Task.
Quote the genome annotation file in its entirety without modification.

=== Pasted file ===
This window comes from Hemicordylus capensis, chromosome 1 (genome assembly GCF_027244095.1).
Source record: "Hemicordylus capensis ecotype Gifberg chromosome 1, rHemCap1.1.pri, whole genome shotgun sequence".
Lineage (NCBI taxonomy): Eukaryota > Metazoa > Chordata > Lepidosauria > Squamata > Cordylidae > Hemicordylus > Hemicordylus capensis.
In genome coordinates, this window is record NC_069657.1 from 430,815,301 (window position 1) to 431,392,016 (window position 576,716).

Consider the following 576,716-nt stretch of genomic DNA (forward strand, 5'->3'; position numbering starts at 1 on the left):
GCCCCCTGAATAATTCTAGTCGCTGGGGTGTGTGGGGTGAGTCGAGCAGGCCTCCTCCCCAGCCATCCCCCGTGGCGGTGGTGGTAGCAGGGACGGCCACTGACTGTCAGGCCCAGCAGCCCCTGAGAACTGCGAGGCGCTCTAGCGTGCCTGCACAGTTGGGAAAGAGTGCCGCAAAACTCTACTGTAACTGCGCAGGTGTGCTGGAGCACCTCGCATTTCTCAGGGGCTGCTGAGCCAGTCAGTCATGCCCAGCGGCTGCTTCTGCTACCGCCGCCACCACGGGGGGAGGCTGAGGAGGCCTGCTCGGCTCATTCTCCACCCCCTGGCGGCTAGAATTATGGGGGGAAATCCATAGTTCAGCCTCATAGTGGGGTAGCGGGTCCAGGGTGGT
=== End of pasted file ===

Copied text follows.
This window comes from Hemicordylus capensis, chromosome 1 (genome assembly GCF_027244095.1).
Source record: "Hemicordylus capensis ecotype Gifberg chromosome 1, rHemCap1.1.pri, whole genome shotgun sequence".
Lineage (NCBI taxonomy): Eukaryota > Metazoa > Chordata > Lepidosauria > Squamata > Cordylidae > Hemicordylus > Hemicordylus capensis.
In genome coordinates, this window is record NC_069657.1 from 430,815,301 (window position 1) to 431,392,016 (window position 576,716).

Consider the following 576,716-nt stretch of genomic DNA (forward strand, 5'->3'; position numbering starts at 1 on the left):
GCCCCCTGAATAATTCTAGTCGCTGGGGTGTGTGGGGTGAGTCGAGCAGGCCTCCTCCCCAGCCATCCCCCGTGGCGGTGGTGGTAGCAGGGACGGCCACTGACTGTCAGGCCCAGCAGCCCCTGAGAACTGCGAGGCGCTCTAGCGTGCCTGCACAGTTGGGAAAGAGTGCCGCAAAACTCTACTGTAACTGCGCAGGTGTGCTGGAGCACCTCGCATTTCTCAGGGGCTGCTGAGCCAGTCAGTCATGCCCAGCGGCTGCTTCTGCTACCGCCGCCACCACGGGGGGAGGCTGAGGAGGCCTGCTCGGCTCATTCTCCACCCCCTGGCGGCTAGAATTATGGGGGGAAATCCATAGTTCAGCCTCATAGTGGGGTAGCGGGTCCAGGGTGGT